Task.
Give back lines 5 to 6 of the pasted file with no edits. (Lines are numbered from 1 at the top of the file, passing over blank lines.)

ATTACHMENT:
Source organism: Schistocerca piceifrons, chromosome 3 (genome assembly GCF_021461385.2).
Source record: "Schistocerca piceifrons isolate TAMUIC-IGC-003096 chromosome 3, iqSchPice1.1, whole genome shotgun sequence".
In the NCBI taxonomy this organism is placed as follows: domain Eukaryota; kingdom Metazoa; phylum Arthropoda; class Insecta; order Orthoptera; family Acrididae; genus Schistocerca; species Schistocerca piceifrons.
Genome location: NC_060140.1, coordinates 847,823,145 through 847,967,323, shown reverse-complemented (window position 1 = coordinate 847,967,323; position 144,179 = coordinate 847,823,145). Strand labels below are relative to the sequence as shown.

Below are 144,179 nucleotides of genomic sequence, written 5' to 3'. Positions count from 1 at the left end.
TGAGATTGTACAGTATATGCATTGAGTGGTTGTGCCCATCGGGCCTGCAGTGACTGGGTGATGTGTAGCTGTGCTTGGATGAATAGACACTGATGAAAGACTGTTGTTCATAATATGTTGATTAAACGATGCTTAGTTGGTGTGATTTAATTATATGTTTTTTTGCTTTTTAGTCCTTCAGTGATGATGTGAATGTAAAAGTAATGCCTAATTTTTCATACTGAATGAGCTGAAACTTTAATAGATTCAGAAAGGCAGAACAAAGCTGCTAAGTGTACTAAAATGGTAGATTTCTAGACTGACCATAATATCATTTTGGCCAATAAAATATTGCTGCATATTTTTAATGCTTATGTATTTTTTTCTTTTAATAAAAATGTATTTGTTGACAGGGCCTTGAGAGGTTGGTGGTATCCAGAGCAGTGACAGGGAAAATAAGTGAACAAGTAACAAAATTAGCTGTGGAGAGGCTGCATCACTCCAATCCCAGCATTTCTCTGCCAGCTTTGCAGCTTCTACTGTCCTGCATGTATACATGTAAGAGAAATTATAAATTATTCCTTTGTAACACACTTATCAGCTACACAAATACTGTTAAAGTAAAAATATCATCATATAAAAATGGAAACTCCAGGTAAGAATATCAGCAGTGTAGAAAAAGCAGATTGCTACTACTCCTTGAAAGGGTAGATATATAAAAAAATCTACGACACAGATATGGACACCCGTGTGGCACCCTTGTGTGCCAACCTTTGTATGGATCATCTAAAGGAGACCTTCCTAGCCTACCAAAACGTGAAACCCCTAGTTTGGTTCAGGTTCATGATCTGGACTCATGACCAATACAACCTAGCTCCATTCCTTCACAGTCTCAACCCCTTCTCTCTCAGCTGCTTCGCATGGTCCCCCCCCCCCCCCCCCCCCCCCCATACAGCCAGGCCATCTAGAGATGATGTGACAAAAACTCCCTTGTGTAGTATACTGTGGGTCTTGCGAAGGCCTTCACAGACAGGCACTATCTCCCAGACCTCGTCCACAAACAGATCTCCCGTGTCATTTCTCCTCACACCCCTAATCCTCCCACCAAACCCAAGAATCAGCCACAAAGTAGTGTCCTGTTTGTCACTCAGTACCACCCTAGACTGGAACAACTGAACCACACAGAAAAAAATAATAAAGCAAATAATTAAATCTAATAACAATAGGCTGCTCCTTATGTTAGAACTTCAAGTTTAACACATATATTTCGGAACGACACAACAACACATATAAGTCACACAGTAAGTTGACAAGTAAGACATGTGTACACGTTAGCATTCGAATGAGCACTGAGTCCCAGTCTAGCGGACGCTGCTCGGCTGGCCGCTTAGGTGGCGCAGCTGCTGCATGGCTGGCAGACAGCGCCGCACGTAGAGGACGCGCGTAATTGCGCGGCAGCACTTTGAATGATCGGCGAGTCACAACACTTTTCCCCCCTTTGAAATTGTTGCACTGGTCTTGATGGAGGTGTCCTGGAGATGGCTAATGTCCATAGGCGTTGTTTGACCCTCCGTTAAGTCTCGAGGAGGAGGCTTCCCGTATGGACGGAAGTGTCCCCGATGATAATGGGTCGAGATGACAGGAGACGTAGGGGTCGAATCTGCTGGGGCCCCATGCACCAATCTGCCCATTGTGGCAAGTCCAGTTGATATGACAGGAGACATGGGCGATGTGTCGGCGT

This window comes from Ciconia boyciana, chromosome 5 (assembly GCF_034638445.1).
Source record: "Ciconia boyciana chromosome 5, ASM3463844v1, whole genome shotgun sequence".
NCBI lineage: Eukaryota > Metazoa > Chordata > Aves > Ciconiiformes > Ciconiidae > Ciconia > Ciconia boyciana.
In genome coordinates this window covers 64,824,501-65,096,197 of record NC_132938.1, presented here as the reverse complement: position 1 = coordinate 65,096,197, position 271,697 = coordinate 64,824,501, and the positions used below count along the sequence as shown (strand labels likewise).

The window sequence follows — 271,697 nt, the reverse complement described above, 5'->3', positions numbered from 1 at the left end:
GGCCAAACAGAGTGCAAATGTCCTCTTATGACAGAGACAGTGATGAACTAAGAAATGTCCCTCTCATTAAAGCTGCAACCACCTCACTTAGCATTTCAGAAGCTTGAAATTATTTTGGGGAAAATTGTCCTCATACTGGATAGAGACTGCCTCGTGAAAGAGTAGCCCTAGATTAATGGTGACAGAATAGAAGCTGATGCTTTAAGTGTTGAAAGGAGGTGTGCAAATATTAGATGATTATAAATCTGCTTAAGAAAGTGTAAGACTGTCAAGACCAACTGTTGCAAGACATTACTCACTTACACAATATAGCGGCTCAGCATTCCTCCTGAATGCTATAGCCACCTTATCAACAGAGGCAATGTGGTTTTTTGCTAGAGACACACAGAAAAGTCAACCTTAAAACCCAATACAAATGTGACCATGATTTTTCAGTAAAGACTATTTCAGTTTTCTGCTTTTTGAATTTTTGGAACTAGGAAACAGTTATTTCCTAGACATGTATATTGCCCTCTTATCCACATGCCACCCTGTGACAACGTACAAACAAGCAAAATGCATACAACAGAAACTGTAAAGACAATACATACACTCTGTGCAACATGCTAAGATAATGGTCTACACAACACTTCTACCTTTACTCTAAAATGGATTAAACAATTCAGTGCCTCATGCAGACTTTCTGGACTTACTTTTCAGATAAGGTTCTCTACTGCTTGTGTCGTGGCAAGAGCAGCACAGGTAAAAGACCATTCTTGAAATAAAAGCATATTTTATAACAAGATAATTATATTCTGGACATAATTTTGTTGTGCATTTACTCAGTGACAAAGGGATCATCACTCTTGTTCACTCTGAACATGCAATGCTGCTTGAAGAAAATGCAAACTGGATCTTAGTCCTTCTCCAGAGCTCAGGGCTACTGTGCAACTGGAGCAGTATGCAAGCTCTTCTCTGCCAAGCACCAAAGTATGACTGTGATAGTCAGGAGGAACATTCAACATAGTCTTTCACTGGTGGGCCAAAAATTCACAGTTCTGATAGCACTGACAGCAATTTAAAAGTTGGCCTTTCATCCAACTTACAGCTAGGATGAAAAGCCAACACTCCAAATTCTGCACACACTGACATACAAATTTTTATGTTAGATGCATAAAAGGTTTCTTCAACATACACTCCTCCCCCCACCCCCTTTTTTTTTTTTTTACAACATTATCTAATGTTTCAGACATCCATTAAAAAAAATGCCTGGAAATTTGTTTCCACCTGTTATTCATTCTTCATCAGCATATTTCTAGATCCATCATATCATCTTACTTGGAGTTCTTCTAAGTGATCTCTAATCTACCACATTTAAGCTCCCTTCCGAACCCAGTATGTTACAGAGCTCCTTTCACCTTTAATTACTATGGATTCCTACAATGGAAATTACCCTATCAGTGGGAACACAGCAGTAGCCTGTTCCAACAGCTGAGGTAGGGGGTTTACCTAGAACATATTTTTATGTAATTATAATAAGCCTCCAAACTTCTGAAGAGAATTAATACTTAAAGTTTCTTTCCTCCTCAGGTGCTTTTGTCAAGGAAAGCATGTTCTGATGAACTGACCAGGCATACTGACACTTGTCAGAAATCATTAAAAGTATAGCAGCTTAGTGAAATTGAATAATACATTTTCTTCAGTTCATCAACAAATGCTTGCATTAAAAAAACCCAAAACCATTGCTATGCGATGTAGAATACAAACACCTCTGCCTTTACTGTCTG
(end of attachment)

Below are 144,179 nucleotides of genomic sequence, written 5' to 3'. Positions count from 1 at the left end.
TGAGATTGTACAGTATATGCATTGAGTGGTTGTGCCCATCGGGCCTGCAGTGACTGGGTGATGTGTAGCTGTGCTTGGATGAATAGACACTGATGAAAGACTGTTGTTCATAATATGTTGATTAAACGATGCTTAGTTGGTGTGATTTAATTATATGTTTTTTTGCTTTTTAGTCCTTCAGTGATGATGTGAATGTAAAAGTAATGCCTAATTTTTCATACTGAATGAGCTGAAACTTTAATAGATTCAGAAAGGCAGAACAAAGCTGCTAAGTGTACTAAAATGGTAGATTTCTAGACTGACCATAATATCATTTTGGCCAATAAAATATTGCTGCATATTTTTAATGCTTATGTATTTTTTTCTTTTAATAAAAATGTATTTGTTGACAGGGCCTTGAGAGGTTGGTGGTATCCAGAGCAGTGACAGGGAAAATAAGTGAACAAGTAACAAAATTAGCTGTGGAGAGGCTGCATCACTCCAATCCCAGCATTTCTCTGCCAGCTTTGCAGCTTCTACTGTCCTGCATGTATACATGTAAGAGAAATTATAAATTATTCCTTTGTAACACACTTATCAGCTACACAAATACTGTTAAAGTAAAAATATCATCATATAAAAATGGAAACTCCAGGTAAGAATATCAGCAGTGTAGAAAAAGCAGATTGCTACTACTCCTTGAAAGGGTAGATATATAAAAAAATCTACGACACAGATATGGACACCCGTGTGGCACCCTTGTGTGCCAACCTTTGTATGGATCATCTAAAGGAGACCTTCCTAGCCTACCAAAACGTGAAACCCCTAGTTTGGTTCAGGTTCATGATCTGGACTCATGACCAATACAACCTAGCTCCATTCCTTCACAGTCTCAACCCCTTCTCTCTCAGCTGCTTCGCATGGTCCCCCCCCCCCCCCCCCCCCCCCCATACAGCCAGGCCATCTAGAGATGATGTGACAAAAACTCCCTTGTGTAGTATACTGTGGGTCTTGCGAAGGCCTTCACAGACAGGCACTATCTCCCAGACCTCGTCCACAAACAGATCTCCCGTGTCATTTCTCCTCACACCCCTAATCCTCCCACCAAACCCAAGAATCAGCCACAAAGTAGTGTCCTGTTTGTCACTCAGTACCACCCTAGACTGGAACAACTGAACCACACAGAAAAAAATAATAAAGCAAATAATTAAATCTAATAACAATAGGCTGCTCCTTATGTTAGAACTTCAAGTTTAACACATATATTTCGGAACGACACAACAACACATATAAGTCACACAGTAAGTTGACAAGTAAGACATGTGTACACGTTAGCATTCGAATGAGCACTGAGTCCCAGTCTAGCGGACGCTGCTCGGCTGGCCGCTTAGGTGGCGCAGCTGCTGCATGGCTGGCAGACAGCGCCGCACGTAGAGGACGCGCGTAATTGCGCGGCAGCACTTTGAATGATCGGCGAGTCACAACACTTTTCCCCCCTTTGAAATTGTTGCACTGGTCTTGATGGAGGTGTCCTGGAGATGGCTAATGTCCATAGGCGTTGTTTGACCCTCCGTTAAGTCTCGAGGAGGAGGCTTCCCGTATGGACGGAAGTGTCCCCGATGATAATGGGTCGAGATGACAGGAGACGTAGGGGTCGAATCTGCTGGGGCCCCATGCACCAATCTGCCCATTGTGGCAAGTCCAGTTGATATGACAGGAGACATGGGCGATGTGTCGGCGT